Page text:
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Survey: Farther To Work We Go

October 23, 2006
By STEVE GRANT, Courant Staff Writer

It just gets worse.

The latest national survey of commuting patterns shows that drivers are traveling longer distances to work and, of course, taking more time to get there. Some people are leaving for work at ridiculously early hours to dodge traffic jams.

Example: According to Commuting in America III, the latest of three decadal reviews of commuting patterns, the number of workers with commutes lasting more than 60 minutes grew by almost 50 percent between 1990 and 2000.

Every year, the commutes get a little longer.

In Connecticut, the state Department of Transportation says the average commute for a Connecticut worker increased from 21.1 minutes in 1991 to 24.8 minutes in 2005. Nationally, the DOT said, the average for 2005 was 25.1 minutes.

"Generally in Connecticut we show travel times are getting longer, but not dramatically," said Paul A. Buckley, transportation supervising planner at the DOT. "We are a small state. We don't have the commuting distances like California."

Still, in Fairfield County, where the grumbling about traffic congestion is becoming more of a dull roar, the average daily commute is a more painful 28.5 minutes, up from 28.1 minutes in 2004. In Hartford County, the average is 22.1 minutes, up from 20.7 minutes.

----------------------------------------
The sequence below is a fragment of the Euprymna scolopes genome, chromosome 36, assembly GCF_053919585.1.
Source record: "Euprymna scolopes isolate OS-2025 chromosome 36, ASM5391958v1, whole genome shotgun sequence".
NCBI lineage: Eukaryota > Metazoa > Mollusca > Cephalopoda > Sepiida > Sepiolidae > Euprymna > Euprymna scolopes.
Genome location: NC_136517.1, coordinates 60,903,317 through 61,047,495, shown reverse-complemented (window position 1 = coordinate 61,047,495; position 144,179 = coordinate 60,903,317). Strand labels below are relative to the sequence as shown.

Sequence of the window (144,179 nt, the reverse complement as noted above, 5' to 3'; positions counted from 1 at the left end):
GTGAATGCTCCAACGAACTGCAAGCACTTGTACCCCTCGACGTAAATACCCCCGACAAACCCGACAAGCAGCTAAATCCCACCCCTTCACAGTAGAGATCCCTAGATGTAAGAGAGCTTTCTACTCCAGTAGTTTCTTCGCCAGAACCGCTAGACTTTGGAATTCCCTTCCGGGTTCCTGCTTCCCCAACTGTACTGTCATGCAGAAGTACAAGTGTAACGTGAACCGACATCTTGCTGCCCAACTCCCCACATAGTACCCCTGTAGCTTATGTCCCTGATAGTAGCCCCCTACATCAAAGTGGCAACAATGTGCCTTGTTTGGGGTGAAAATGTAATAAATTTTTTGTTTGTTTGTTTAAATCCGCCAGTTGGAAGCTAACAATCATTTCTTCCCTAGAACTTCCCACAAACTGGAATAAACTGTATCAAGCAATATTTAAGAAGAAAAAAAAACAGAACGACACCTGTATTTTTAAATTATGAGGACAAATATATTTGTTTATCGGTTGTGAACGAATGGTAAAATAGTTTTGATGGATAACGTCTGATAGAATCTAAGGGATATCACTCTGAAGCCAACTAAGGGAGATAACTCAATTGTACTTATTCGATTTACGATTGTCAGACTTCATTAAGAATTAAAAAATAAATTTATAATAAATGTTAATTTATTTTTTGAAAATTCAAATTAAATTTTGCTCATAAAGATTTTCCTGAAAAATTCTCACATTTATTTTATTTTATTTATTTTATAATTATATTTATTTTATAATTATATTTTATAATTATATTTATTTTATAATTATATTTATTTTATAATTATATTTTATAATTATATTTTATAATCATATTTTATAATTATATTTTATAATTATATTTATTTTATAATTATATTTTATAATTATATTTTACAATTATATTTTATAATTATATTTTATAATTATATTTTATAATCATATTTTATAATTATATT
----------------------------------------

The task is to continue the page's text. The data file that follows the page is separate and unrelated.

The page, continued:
The national report, published by the Transportation Research Board, a division of the National Research Council, a private, nonprofit institution under congressional charter, identified a series of broad trends, but did not break statistics down by state or metropolitan area.

In that report, author Alan Pisarski said the increasing number of people who work from home could significantly affect commuting in the future. Pisarski said 4 million Americans now work from home, more than the number who walk to work, and that workers over age 55 are especially likely to telecommute.

Compared with previous decades, more Americans now leave for work between 5 and 6:30 a.m. than ever before, the federal report concluded.

Another trend is that increasing numbers of people are commuting from one suburb to another, rather than the more traditional commute from suburb to central city.

Reprinted with permission of the Hartford Courant. To view other stories on this topic, search the Hartford Courant Archives at http://www.courant.com/archives.
| Last update: September 25, 2012 |
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